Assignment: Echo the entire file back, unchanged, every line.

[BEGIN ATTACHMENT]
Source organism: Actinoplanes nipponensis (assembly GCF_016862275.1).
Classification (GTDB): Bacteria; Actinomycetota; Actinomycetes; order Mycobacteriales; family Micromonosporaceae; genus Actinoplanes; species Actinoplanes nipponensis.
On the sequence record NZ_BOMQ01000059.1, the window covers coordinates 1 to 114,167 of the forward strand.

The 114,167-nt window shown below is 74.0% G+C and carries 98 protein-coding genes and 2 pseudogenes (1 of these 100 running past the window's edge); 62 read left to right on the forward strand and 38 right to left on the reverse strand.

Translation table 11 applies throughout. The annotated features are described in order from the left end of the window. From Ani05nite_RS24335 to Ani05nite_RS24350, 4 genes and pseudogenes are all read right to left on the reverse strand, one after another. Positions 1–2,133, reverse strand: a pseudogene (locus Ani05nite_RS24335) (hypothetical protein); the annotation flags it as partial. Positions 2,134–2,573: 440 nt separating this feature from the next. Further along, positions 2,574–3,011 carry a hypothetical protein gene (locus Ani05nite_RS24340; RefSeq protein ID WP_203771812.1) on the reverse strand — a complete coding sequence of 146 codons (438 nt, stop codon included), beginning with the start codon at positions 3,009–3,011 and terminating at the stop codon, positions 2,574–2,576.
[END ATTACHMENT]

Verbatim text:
Source organism: Actinoplanes nipponensis (assembly GCF_016862275.1).
Classification (GTDB): Bacteria; Actinomycetota; Actinomycetes; order Mycobacteriales; family Micromonosporaceae; genus Actinoplanes; species Actinoplanes nipponensis.
On the sequence record NZ_BOMQ01000059.1, the window covers coordinates 1 to 114,167 of the forward strand.

The 114,167-nt window shown below is 74.0% G+C and carries 98 protein-coding genes and 2 pseudogenes (1 of these 100 running past the window's edge); 62 read left to right on the forward strand and 38 right to left on the reverse strand.

Translation table 11 applies throughout. The annotated features are described in order from the left end of the window. From Ani05nite_RS24335 to Ani05nite_RS24350, 4 genes and pseudogenes are all read right to left on the reverse strand, one after another. Positions 1–2,133, reverse strand: a pseudogene (locus Ani05nite_RS24335) (hypothetical protein); the annotation flags it as partial. Positions 2,134–2,573: 440 nt separating this feature from the next. Further along, positions 2,574–3,011 carry a hypothetical protein gene (locus Ani05nite_RS24340; RefSeq protein ID WP_203771812.1) on the reverse strand — a complete coding sequence of 146 codons (438 nt, stop codon included), beginning with the start codon at positions 3,009–3,011 and terminating at the stop codon, positions 2,574–2,576.